October 22 2002
By Bryan Hersh of 49ers Paradise
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This week in Inside the Playbook we look at a pass pattern that the 49ers ran twice unsuccessfully in their loss to the New Orleans Saints. The pattern I speak of is known as a seam pass, and it was used twice on the 49ers final drive. The passes were both thrown down the middle of the field to Terrell Owens.
A seam pattern is also known as a Ďgoí where a receiver will simply take off on a strait path from the line of scrimmage. The quarterbacks job is to get him the ball in stride, and usually, out in front of the receiver. Itís a low percentage pass play, but when successful nets big gains.
As mentioned, the 49ers ran this play twice unsuccessfully to Terrell Owens in the final minutes of Sundayís game. The 49ers donít typically run this pattern, but needing big chunks of yardage they were left with no choice. Terrell Owens, who is arguably the fastest player on the team, is the perfect target because of his awesome combination of size and speed.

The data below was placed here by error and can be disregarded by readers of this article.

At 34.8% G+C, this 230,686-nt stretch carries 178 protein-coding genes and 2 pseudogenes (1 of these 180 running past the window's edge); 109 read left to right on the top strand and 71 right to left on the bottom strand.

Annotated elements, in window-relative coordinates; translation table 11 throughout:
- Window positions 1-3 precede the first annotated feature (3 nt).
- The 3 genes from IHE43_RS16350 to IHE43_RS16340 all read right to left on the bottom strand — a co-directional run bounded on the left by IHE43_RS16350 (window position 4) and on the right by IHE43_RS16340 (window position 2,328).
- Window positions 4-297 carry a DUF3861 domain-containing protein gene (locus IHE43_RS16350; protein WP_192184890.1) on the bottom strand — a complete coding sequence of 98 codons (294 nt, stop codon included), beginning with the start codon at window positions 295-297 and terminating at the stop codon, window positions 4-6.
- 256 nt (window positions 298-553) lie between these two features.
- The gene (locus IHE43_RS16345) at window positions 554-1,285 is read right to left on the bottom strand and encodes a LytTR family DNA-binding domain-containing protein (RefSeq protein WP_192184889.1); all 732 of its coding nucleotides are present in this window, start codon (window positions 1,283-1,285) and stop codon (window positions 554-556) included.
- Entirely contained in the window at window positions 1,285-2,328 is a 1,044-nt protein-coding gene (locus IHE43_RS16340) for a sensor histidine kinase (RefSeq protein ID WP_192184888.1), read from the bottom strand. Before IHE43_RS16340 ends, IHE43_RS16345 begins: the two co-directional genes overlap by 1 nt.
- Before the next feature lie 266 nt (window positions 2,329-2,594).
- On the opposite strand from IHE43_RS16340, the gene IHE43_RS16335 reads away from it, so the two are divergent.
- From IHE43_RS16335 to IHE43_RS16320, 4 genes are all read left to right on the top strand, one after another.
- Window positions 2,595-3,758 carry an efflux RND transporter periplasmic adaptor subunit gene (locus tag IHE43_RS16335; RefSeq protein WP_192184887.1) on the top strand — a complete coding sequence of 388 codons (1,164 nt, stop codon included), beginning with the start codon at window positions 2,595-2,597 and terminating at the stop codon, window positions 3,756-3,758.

In both cases, Garciaís passes were not where they should have been. The first pass was better than the second, but the idea behind this pass pattern is not to hit the receiver in stride but rather to have the receiver run under the ball. It is this idea of running under the ball, that gets the receiver the necessary separation from the defensive backs (he should have both the safety and corner behind him long before the ball arrives).
The 49ers offense is typically based on a high percentage passes, and this is certainly not one such pass. It is a remarkably hard ball to throw because of the timing, range and accuracy needed on the pass. It also involves the receiver having to run by two defensive backs, which is certainly not an easy task.
Donít expect the seam pass to become a popular part of the 49ers offense. In fact, donít expect to see much of the play all together. Itís a pattern the 49ers typically run when they need big chunks of yardage and are coming from behind. The team tries to avoid being in either of those positions, always.